Reports of Alia’s confession immediately tied him to a wider movement, but there’s no evidence Alia was ever an anarchist, despite what newspapers reported at the time. “Most likely, we’re dealing with a confused man who randomly attacked a Denver priest,” says Phil Goodstein, a Denver historian who has studied Alia and Heinrichs and says Alia likely had an undiagnosed mental illness. “There’s nothing, anywhere, that points to a conspiracy or to any anarchist activity from Alia. Because of the way the story was told back then, I doubt we’ll ever know the truth.”
At the time of Heinrichs’ murder, the country had already begun an anti-anarchist fervor, a push that would continue for more than a decade and culminate with a World War I–era Red Scare. Within five weeks of Heinrichs’ murder, two other events were tied to alleged anarchists: an attempt to assassinate Chicago’s police chief and an aborted attempt to throw a bomb into a group of New York City police. In each case, neither was definitively linked to the group.
In the months before Alia’s execution, there were several conflicting reports about his motives: In one, he blamed the Catholic Church for the breakup of his marriage; in another, there were rumors he had a longstanding disagreement with Heinrichs in New Jersey, though there’s no indication Alia knew the priest or had spent time in that state. “[Alia] is a fanatic, but not an anarchist,” the labor organizer and anarcho-communist leader Lucy Parsons told reporters in 1908, adding that Alia was unknown within the anarchist community and likely had never participated. “The philosophy of anarchy has nothing in common with murder and assassination. We should not be held responsible for fanatics who say they are anarchists without being able to explain a single tenet of our philosophy.”
Alia’s attorney, Baron G. Tosti, argued his client needed psychiatric help. “I am somewhat a student of mental disorders…and I feel that Alia’s mind is not quite clear,” Tosti told the Rocky Mountain News nearly a week after the shooting.
None of that stopped law enforcement or Denver’s media at the time from turning Heinrichs’ murder into the lynchpin of a larger effort to drive out anarchists and labor activists nationwide. Alia’s arrest “might prove the key for which the authorities have been searching in their efforts to unlock the mysteries of the anarchistic organizations and lead to the final destructions of them all,” the Rocky Mountain News wrote just days after the shooting.
An early report attempted to link Alia to the Anti-Clerical Society—a group opposed to clergy for alleged influence in political and social affairs—though the accusation was later dropped. Then-Denver Police chief Michael Delaney told reporters that Alia’s “band” of anarchists included as many as 30 men originally “from stone quarries in southern Italy.” Each would soon be arrested, the chief said, but there’s no report that any arrests were made. In a headline titled “Exclude Low Immigrants the Remedy,” the Denver Post quoted a “prominent Italian who will not permit his name to be published” who said the best way to prevent similar crimes was “to end the immigration of low classes of foreigners.”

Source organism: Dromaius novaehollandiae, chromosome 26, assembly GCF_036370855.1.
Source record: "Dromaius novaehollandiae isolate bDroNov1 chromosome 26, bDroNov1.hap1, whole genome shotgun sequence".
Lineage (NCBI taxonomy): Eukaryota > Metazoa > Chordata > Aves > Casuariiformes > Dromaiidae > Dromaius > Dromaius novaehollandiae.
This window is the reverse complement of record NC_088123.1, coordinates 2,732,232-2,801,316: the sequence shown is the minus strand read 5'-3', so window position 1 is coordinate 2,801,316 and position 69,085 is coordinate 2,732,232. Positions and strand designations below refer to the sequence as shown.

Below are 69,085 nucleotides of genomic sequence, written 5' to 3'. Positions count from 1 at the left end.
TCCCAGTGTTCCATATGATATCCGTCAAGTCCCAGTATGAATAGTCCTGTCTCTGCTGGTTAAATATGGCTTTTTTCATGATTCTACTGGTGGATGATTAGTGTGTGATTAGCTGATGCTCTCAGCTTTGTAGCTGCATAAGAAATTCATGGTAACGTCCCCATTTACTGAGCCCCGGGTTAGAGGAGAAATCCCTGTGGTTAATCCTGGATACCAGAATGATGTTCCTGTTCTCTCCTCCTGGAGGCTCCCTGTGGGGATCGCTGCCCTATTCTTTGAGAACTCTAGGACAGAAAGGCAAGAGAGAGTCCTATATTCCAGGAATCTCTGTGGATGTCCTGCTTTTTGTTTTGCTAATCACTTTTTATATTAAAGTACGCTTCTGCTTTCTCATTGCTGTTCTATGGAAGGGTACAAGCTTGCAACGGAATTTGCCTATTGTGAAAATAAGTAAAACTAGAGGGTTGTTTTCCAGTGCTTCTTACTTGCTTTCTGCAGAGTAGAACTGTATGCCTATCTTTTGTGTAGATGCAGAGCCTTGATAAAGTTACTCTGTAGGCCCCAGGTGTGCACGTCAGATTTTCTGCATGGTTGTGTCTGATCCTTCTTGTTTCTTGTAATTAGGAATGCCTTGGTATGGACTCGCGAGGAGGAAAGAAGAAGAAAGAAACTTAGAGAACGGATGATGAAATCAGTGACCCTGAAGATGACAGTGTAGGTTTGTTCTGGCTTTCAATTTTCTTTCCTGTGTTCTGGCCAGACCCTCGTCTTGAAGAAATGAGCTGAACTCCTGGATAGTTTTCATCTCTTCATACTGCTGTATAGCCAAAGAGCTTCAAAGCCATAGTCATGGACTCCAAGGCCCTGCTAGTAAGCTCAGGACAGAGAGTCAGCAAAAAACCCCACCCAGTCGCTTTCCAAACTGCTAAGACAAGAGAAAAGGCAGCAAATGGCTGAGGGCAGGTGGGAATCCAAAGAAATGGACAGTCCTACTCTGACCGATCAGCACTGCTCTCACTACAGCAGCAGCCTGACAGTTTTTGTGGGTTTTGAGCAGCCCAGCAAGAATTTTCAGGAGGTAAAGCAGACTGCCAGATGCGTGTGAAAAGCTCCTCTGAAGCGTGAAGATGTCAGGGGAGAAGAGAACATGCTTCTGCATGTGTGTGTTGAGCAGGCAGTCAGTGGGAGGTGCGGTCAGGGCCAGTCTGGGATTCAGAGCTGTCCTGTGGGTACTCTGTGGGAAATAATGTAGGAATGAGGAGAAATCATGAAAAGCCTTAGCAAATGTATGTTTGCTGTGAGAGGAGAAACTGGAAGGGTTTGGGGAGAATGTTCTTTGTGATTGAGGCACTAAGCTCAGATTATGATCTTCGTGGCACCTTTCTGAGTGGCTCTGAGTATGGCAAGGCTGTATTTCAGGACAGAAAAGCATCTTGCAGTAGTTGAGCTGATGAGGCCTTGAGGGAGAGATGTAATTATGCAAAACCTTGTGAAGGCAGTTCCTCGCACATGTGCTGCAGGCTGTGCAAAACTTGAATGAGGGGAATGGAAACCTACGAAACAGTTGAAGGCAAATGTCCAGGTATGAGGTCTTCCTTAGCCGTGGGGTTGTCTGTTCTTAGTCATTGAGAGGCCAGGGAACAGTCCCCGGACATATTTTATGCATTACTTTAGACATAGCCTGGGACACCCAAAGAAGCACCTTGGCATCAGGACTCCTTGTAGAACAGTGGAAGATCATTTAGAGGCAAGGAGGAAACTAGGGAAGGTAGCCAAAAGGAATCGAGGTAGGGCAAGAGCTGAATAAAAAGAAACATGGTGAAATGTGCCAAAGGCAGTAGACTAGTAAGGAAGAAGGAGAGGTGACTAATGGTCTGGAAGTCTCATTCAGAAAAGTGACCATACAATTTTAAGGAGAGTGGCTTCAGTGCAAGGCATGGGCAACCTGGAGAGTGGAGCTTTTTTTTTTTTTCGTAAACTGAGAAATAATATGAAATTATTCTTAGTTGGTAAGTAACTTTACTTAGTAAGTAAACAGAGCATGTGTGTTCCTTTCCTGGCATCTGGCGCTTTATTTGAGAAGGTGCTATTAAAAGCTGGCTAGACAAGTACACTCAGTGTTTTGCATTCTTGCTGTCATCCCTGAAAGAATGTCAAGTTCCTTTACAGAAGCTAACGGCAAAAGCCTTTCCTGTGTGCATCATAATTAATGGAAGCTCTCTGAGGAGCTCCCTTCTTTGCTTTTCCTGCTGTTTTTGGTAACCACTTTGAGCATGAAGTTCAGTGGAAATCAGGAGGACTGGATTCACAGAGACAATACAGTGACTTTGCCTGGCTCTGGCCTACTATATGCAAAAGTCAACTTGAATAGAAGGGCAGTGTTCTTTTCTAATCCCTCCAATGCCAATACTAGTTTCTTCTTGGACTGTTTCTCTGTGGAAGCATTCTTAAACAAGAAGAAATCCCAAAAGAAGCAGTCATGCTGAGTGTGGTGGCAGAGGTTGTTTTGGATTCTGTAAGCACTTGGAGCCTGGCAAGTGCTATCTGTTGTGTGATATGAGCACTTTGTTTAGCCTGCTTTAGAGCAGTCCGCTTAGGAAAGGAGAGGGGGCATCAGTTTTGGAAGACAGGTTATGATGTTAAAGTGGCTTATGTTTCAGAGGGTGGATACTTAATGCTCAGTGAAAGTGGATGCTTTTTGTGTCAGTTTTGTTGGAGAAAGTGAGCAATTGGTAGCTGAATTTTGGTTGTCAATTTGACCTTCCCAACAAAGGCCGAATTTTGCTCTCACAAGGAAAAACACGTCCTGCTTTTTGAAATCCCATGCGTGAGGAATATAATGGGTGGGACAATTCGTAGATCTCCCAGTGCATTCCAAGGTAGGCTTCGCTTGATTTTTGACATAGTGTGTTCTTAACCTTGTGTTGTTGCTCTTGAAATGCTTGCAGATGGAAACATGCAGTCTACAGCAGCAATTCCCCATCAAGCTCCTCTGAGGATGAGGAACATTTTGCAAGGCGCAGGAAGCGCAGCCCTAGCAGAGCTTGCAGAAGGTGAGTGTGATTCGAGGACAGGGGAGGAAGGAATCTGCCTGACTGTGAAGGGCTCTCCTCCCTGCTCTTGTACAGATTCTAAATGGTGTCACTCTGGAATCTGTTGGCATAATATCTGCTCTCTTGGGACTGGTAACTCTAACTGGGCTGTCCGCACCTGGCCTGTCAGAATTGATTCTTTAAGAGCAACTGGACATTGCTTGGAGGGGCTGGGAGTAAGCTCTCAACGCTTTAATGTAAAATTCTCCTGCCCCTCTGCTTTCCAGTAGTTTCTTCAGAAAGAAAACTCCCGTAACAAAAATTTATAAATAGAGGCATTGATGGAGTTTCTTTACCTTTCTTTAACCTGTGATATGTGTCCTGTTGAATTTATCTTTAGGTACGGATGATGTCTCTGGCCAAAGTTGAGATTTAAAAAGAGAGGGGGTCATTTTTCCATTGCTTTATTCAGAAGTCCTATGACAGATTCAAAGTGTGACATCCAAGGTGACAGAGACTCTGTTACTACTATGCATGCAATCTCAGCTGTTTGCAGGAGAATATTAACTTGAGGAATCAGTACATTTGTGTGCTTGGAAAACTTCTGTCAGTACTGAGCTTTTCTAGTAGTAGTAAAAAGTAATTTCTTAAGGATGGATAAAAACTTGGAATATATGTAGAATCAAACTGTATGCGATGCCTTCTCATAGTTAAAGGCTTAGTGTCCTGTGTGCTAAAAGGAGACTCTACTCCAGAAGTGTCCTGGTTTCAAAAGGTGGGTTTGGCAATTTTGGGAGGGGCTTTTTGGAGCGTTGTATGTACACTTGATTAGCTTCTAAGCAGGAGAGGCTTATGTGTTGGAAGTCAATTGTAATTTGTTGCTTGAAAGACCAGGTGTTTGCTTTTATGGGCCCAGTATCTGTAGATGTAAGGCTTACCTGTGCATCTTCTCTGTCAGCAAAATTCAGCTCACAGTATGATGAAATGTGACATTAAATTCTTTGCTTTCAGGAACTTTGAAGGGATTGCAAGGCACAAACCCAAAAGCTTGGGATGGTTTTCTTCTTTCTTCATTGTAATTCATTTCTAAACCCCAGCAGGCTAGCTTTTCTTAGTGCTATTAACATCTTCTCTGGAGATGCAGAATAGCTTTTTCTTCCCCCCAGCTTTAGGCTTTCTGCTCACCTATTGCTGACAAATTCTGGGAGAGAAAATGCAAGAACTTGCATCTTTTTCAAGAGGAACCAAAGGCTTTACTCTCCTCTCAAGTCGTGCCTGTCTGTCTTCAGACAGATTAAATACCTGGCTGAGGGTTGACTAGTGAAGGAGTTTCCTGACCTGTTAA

Authorities later claimed six men in New York and Pittsburgh were linked to Heinrichs’ murder. None of the six was tried for the crime, and a connection between those men and Alia was never established.
Alia’s crime—among other instances blamed on the anarchist movement—would be used as a cudgel to extinguish civil rights among scores of Americans. Activists were beaten and arrested by police, the federal government suppressed at least two anarchist newspapers, and a push was made to deport immigrant anarchists. Congress—in an attempt to ban anarchist literature—established political criteria for excluding material from the United States Postal Service.
“This was a time of accusations,” says former Colorado State historian Thomas Noel. “And Heinrichs’ murder helped play a role in it.”
Thousands of mourners attended the priest’s viewing at St. Elizabeth’s, a couple days after the shooting. Colorado Governor Henry Augustus Buchtel and Denver mayor Robert Speer attended the funeral, which included a 70-member choir. A procession began at Curtis and 10th streets downtown and ended at Union Station, where Heinrichs’ body left Denver on the 2:30 p.m. train that eventually took him to New Jersey for burial.